As the Global Festival of Ideas for Sustainable Development takes place in Bonn, Germany, this week (1-3 March), read about one of the innovative projects the World Food Programme (WFP) is showcasing there, allowing farmers to grow crops using up to 90% less water than traditional agriculture.
Amidst the sand dunes of the Algerian desert, the green of barley — or any other crop — seems an unlikely sight. Yet, in five camps hosting Sahrawi refugees near Tindouf, in the South West of the country, barley fodder is sprouting in miniature fields.
The secret behind these tray-sized oases is hydroponics, a technique that allows farmers to grow crops using up to 90% less water than traditional agriculture. With this method, plants do not need soil. They get the nutrients they need from special solutions, and develop up to twice as fast as in traditional farming. In hydroponic units — which can be fuelled by solar energy — light, temperature and water supply can be more precisely controlled and monitored than when plants are grown in soil. Crops are also pesticide-free.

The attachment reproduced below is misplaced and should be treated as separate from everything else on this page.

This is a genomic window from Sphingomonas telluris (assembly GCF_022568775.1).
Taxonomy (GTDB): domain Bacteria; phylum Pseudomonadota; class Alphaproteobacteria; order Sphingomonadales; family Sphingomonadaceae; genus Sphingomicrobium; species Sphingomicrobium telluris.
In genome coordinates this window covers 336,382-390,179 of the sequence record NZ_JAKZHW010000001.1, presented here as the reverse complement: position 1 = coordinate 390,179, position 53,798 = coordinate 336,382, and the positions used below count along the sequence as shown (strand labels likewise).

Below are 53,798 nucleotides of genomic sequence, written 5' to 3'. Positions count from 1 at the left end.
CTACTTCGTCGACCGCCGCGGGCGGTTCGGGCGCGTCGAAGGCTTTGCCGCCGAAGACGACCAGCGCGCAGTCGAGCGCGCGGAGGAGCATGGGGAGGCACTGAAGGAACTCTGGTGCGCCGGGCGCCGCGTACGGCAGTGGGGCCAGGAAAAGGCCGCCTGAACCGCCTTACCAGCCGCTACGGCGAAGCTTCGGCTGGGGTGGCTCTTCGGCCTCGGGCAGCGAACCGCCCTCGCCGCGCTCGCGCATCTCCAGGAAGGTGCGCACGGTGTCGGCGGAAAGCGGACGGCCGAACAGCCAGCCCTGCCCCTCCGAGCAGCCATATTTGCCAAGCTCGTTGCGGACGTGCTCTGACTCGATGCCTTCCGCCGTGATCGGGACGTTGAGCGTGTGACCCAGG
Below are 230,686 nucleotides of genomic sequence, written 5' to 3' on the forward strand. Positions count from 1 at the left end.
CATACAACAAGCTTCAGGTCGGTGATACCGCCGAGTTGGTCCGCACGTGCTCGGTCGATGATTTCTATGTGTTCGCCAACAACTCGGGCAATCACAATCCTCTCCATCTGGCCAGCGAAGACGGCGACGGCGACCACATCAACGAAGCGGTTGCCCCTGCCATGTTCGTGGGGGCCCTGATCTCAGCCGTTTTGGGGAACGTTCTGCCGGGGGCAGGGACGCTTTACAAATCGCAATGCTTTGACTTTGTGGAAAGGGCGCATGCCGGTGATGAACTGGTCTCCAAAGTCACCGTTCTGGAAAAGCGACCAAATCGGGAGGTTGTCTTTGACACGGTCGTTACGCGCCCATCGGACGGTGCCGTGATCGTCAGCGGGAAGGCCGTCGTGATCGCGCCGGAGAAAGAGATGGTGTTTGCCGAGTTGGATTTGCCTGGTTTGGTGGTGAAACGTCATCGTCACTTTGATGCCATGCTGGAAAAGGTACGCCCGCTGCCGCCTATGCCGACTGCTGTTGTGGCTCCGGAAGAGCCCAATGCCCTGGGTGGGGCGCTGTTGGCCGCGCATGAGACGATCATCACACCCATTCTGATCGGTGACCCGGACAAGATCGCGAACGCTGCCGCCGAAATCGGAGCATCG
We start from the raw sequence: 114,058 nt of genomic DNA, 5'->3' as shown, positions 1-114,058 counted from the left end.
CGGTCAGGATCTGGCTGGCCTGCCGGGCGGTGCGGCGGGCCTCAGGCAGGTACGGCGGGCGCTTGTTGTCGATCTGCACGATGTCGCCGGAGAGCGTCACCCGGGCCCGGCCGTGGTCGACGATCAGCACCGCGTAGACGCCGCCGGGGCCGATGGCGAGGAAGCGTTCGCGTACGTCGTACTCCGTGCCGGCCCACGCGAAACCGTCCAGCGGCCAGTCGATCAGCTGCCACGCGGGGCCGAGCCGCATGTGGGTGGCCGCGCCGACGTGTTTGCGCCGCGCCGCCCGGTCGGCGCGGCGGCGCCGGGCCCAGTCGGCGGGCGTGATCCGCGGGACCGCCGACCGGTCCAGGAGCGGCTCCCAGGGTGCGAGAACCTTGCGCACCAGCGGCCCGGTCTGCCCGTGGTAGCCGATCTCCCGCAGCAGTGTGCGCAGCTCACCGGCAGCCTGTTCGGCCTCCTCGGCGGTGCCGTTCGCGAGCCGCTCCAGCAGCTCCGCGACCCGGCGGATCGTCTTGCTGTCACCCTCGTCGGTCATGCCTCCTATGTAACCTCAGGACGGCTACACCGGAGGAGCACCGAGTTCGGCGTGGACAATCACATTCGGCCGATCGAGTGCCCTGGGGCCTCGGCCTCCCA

“The lack of green fodder in the diets of our animals is a problem for us,” explains Sahrawi refugee Maryam Abdelkader.
As the arid desert environment doesn’t allow for agricultural opportunities, livestock is the main source of livelihood for up to 90,000 vulnerable Sahrawi, and therefore it is also their most prized possession.
[Photo by WFP/ Nina Schroeder]